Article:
I can assure you that those would’ve been the three most unlikely people to trip over in the area. I doubt that it would’ve been the first time that they have been out on circuit in those sorts of conditions, it’s what they’re trained to do.

        Also, for those who are talking about the barrier at Silverstone, that’s a little different. If a car were to hit that same barrier again, it could easily give way, the barrier could’ve come apart and launched the car into the stands of people, not a pretty sight.

      • JCost (@jcost) said on 21st July 2014, 14:37

        @bascb spot on. And Sutil could well be collected too.

        I think they’re considering going back to the days F1 did not have SC at all…

    • Funkyf1 (@funkyf1) said on 21st July 2014, 13:16

      A safety car might appear to be extreme for some, but it’s called a safety car for a reason. Regardless of the parameters between cars and time spent on track, that method of recovering a vecihle is NOT safe.
      What I cannot comprehend is why there was half a dozen + officials running up the inside of the track yet nothing was done until the marshalls “crossed” that’s right “crossed” a racing circuit while a race was running to retrieve a stricken car. There surely is an alternative to this approach. This is not the type of behaviour that should be broadcast to a worldwide audience.

  9. Maciek (@maciek) said on 21st July 2014, 2:36

    Good on Button for backtracking. Experience breeds perspective I guess – although I doubt we’ll hear similar mea culpas from Massa.

    I thought it was totally ridiculous that the safety car didn’t come out for Sutil and thought to myself ‘well, yeah, they won’t jeopardise Rosberg’s position in Germany’ but then again it’s Whiting that makes the call (right?) so there goes that conspiracy theory.

  10. Lewis, remind me of my aunty. Always looking for a excuse and something to complain about.

  11. bull mello (@bullmello) said on 21st July 2014, 5:19

    One reason I like Button is that he is strong enough to publicly change his opinion on a matter, even his own driving.

    Mr. Felipe Massa, Mario Andretti has wisely stated; “To finish first, first you must finish.”

    Daniel Ricciardo is a joy to watch on track and off. And really, so is Valterri Bottas. These young drivers give hope for the future of F1. It’s funny it has taken some time for me to appreciate Ricciardo and now it is hard to understand what took me so long. On the other hand, I have been a supporter of Bottas since he arrived and it is gratifying to see him prove out.

    The best thing about the German Grand Prix was the multiple battles with some of the veteran and younger drivers racing wheel to wheel without taking each other out. Nicely done.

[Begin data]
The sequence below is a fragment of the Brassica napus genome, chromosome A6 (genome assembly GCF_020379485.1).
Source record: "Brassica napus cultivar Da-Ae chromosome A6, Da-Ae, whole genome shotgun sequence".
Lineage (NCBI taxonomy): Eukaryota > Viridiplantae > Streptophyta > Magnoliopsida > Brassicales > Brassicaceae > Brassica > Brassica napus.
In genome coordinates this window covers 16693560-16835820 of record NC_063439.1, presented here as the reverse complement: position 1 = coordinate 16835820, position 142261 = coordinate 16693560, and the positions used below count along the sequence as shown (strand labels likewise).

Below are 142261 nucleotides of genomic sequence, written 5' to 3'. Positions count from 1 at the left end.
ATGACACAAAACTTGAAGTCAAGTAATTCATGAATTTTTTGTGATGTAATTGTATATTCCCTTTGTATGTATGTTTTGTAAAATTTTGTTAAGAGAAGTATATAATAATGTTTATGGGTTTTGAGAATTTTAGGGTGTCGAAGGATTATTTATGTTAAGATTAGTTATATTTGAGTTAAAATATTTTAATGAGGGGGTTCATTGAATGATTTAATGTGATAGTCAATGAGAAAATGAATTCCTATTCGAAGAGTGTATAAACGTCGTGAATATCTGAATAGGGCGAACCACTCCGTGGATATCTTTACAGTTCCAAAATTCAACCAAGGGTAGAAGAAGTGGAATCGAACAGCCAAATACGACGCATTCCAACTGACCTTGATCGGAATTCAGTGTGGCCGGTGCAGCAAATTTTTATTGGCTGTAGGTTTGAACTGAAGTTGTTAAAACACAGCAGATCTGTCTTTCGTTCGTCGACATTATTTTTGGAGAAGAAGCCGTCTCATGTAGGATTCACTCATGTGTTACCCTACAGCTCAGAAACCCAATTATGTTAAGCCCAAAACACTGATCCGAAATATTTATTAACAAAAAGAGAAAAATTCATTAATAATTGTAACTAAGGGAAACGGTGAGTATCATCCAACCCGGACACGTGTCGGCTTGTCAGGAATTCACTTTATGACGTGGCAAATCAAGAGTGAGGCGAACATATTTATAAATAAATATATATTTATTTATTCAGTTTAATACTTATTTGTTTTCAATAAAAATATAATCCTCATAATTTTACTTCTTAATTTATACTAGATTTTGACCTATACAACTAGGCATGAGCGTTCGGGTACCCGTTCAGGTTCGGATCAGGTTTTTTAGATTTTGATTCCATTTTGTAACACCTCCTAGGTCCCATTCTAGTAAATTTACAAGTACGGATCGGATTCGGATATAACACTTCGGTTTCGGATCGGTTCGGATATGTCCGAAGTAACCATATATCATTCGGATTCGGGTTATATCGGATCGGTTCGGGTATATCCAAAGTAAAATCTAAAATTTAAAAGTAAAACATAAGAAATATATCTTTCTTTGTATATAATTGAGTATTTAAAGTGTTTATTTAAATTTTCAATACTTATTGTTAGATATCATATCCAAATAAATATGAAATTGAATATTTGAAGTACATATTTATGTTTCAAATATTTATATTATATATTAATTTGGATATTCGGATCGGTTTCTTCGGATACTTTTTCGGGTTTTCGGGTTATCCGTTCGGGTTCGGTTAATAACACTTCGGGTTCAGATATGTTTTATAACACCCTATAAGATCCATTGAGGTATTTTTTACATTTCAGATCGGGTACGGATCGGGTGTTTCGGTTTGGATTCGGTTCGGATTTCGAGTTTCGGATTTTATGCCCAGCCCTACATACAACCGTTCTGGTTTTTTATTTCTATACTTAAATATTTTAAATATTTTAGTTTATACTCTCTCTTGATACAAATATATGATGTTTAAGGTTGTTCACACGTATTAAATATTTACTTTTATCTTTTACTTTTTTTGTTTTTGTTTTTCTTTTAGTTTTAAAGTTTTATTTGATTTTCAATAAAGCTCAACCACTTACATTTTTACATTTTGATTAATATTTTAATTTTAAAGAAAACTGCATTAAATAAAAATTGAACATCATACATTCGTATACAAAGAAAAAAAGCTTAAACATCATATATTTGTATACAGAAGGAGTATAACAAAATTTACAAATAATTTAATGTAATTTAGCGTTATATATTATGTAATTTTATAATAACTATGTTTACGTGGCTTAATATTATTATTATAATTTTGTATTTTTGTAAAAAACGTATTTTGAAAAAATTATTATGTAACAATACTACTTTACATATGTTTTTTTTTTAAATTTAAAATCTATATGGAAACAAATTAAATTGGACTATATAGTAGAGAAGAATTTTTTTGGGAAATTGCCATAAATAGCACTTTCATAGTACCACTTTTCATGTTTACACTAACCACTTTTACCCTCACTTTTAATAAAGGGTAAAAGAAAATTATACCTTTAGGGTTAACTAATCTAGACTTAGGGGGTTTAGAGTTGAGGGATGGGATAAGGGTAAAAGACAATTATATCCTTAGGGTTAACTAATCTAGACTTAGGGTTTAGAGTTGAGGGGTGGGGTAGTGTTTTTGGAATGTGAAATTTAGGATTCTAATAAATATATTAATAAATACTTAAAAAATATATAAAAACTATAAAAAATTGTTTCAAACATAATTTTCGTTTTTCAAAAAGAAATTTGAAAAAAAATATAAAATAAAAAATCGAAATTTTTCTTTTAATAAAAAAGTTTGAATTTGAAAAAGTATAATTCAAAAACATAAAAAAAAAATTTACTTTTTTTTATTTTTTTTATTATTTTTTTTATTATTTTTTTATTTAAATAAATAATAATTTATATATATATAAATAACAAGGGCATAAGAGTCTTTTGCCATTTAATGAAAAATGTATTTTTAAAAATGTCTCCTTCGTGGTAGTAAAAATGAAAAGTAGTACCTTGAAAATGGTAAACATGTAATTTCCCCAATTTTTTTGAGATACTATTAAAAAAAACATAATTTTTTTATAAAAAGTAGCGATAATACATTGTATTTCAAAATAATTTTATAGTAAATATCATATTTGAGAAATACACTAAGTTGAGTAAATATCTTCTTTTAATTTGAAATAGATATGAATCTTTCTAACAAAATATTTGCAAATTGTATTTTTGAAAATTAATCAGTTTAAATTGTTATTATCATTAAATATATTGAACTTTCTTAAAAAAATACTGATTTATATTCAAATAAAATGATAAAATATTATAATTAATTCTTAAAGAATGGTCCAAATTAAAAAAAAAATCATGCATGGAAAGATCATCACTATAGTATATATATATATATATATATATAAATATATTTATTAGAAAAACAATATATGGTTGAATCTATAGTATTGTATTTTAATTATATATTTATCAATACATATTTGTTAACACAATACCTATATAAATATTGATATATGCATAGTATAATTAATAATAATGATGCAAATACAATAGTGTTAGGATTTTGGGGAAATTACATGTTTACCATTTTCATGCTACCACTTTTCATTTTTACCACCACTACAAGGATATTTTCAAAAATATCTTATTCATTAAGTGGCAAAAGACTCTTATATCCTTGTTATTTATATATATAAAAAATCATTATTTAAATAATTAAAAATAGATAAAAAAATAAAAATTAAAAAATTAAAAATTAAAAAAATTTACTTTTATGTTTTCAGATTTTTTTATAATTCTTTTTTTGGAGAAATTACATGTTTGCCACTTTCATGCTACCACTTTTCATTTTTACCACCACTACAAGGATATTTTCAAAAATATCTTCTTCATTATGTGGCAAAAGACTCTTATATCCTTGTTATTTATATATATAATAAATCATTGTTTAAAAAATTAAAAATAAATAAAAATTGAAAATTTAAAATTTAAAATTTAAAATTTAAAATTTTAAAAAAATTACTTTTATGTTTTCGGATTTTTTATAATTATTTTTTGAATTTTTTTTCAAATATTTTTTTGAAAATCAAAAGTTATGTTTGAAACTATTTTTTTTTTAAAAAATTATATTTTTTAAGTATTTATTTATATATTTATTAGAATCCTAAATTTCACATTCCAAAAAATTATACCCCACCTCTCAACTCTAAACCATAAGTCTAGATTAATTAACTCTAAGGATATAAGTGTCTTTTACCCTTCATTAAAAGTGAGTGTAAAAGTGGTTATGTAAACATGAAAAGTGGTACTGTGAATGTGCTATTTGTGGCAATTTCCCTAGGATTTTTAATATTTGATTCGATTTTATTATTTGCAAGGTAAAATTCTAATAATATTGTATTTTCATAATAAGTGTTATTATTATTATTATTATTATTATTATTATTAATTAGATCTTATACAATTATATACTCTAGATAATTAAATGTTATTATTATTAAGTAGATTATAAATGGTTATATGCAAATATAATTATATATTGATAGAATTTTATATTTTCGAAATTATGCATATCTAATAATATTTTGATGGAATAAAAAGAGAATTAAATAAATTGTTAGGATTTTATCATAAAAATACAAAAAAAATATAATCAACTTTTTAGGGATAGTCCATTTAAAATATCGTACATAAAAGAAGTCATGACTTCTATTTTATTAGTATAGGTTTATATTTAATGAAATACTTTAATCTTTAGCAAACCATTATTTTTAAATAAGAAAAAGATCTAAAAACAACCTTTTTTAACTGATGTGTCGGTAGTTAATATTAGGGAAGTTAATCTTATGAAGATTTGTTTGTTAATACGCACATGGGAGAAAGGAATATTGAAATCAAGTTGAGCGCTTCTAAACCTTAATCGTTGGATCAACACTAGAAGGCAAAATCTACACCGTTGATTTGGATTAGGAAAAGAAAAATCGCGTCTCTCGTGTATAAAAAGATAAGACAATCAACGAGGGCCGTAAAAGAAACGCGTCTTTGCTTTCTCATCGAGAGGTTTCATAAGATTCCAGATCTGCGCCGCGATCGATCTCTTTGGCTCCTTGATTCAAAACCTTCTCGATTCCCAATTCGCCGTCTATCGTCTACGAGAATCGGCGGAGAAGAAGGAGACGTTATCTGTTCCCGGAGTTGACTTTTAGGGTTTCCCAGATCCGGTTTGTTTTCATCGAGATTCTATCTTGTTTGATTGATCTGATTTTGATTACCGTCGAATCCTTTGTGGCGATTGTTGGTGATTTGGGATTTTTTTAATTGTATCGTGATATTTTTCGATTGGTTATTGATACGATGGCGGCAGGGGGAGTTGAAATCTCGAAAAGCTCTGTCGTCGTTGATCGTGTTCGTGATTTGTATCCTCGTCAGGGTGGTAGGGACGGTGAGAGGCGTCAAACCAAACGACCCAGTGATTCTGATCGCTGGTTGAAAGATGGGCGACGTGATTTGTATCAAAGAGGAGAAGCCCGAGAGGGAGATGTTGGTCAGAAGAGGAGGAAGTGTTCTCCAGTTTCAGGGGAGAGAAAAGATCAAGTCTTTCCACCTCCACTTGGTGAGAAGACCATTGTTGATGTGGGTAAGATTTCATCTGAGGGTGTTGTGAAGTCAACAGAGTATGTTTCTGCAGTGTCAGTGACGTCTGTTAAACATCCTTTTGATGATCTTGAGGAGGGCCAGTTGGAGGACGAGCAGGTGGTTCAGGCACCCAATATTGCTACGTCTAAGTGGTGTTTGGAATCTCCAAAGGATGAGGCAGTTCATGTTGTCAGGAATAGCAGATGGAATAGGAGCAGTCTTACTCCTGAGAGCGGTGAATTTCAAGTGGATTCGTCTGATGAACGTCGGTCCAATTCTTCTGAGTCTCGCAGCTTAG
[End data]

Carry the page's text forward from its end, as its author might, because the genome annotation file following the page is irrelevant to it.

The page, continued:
James Garner is one of my favorite actors and watching the movie Grand Prix as a youngster helped to increase my appreciation of the sport. Vaya con dios, James Garner.

  12. BasCB (@bascb) said on 21st July 2014, 7:18

    @keithcollantine – the link to the Rosberg video is not correct – here is the correct one: http://motorsportstalk.nbcsports.com/2014/07/20/rosberg-thanks-fans-for-support-on-a-special-day/related/

  13. WilliamB (@william-brierty) said on 21st July 2014, 8:32

    Button is looking increasingly like a man that knows the dream is over. His reaction to Hamilton miscalculation, which was all it was, was completely uncharacteristic, and his newly heavy demeanor suggests that Ron has handed him his P45. It is highly likely that a) McLaren will try to replace Jenson with Grosjean and b) then ensure that Grosjean’s place at Lotus is filled by Stoffel Vandoorne, and with Vandoorne, like Grosjean, having Total sponsorship, Lotus won’t find themselves loosing a sponsor. Things that fit that neatly tend to play out in F1, as was the case of the coincidence of Webber wanting a new home and Porsche committing themselves to a LMP programme…

    • Optimaximal (@optimaximal) said on 21st July 2014, 9:12

      Will the Total sponsorship last, given they’ll be running Mercedes power next year? They’re already being crowbarred out of the way for PDVSA and I was under the impression Mercedes were ‘recommending’ Petronas or partner fuels.

      • WilliamB (@william-brierty) said on 21st July 2014, 10:38

        @optimaximal – That my friend is an excellent point, and something I rather overlooked. However even without Total money I can see McLaren subsidizing a Lotus seat; Vandoorne truly is a magnificent talent and, according to McLaren, has been super impressive in testing.

    • Aditya F. Yahya (@adityafakhri) said on 21st July 2014, 9:39